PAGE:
Zach calls this photo "The View from my Office"

Sunday, March 13, 2011

Arizona Vineyards

A visit to the Sonoita/Elgin Vineyard region is a beautiful 25 mile drive south of I10, between Benson and Tucson. You can visit 9 wineries within minutes of each other, or simply enjoy a lovely drive through the rolling grasslands and mountain vistas.

On the way into Sonoita this bigger-than-life, back-lit silhouette appears on a grassy hillside. It is sooo real you will do a double-take!!

We were fortunate to see these Prong Horn Antelope foraging in the grasslands.

View from the Sonoita Vineyards Hacienda, where we tasted 8 delightful wines, Artichoke Piquillo Bruschetta and Champagne with Hibiscus Flowers, all for $7, wine glass included. Sunday drives just don't get better than this!

Spring is here in Southern Arizona! This young Cottonwood is already green with new leaves.

Kief-Joshua Vineyard; the second winery we visited.

Thursday, March 3, 2011

Raptors Free-Flight

Thanks to Cindy & Ken's blog, Frerx Adventures we made a visit to The Sonora Desert Museum just west of Tucson, via Gates Pass. More than a museum, a visit here includes wonderful gardens, easy hiking trails, live animal exhibits in natural surroundings and special demonstrations such as the Harris Hawks free flight that we participated in. 5 of these birds were released to demonstrate their hunting skills, flight characteristics and bird family interactions. These birds swooped back and forth between Mesquite trees, Ocotillo plants and Saguaros, sometimes just inches above heads.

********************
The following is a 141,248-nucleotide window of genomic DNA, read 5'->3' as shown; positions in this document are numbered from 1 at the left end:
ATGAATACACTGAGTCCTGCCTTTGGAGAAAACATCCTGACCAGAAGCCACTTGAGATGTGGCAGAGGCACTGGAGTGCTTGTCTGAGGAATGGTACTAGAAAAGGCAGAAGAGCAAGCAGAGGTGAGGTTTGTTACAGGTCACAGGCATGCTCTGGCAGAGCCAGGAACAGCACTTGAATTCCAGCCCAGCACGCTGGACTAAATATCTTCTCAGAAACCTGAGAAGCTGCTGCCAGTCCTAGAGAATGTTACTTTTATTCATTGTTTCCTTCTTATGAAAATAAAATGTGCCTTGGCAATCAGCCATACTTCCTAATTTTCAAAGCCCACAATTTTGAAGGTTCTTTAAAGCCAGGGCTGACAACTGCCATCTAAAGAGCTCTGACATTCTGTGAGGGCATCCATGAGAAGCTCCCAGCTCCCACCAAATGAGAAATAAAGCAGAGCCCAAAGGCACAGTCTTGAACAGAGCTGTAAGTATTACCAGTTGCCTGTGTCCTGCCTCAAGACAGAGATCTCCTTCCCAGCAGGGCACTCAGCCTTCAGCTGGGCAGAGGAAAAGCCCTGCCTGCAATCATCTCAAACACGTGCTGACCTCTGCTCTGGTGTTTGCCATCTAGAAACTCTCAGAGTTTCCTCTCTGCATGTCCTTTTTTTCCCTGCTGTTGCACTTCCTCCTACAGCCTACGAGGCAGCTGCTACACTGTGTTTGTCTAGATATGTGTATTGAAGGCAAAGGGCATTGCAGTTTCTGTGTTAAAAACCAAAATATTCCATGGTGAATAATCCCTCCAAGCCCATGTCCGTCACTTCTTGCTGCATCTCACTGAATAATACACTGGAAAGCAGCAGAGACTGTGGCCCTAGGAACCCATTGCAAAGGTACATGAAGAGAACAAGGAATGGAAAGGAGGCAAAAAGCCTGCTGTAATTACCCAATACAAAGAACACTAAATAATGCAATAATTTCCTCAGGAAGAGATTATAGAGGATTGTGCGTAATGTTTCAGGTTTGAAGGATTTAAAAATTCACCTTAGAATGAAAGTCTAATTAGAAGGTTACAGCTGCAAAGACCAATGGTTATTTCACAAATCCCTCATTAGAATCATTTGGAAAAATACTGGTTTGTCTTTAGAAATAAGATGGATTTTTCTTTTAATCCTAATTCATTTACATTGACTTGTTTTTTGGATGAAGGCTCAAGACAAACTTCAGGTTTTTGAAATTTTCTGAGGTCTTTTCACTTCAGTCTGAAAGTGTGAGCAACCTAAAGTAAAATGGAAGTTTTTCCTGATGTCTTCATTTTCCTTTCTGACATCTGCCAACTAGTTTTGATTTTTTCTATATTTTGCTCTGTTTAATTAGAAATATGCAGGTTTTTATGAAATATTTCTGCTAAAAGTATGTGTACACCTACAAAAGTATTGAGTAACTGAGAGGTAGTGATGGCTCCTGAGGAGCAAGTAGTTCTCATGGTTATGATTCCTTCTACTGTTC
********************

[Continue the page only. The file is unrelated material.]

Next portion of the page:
When a Harris Hawk lands atop a Saguaro Cactus it does so very carefully; first one foot, then the other. With both feet balanced on the Saguaro, the hawk faces into the wind, wings adding lift, so the full weight of the bird doesn't sit on the cactus spines below.

It was fun and challenging to photograph these fast movings raptors.

A bird handler with a shy Barn Owl.

The big horn sheep exhibit is so real you forget they're in captivity.

A fifteen foot asparagus plant? Not really; finally we get to see a Century Plant ready to blossom and then die after getting ready for more than twenty years. I just wish it wasn't 60 miles from our present camp so we could watch it daily as it grows this giant stalk that will eventually blossom.

Martha and the Joshua Tree, one of my favorite desert trees.

A tree house with an awesome view, built out of Mesquite wood, is just one of the many interesting things here.

We've seen a couple of these Javeilina's running free, but it was fun to see one up close. We didn't know their feet were so tiny.

This convoluted Saguaro has a crest, which may grow to more than six feet wide. On future visits to Tucson I hope to come back to photograph the progression of this anomaly.

Today we also welcome new follower, Jacqui Dean, from Connecticut. We're glad to have you aboard and appreciate your support.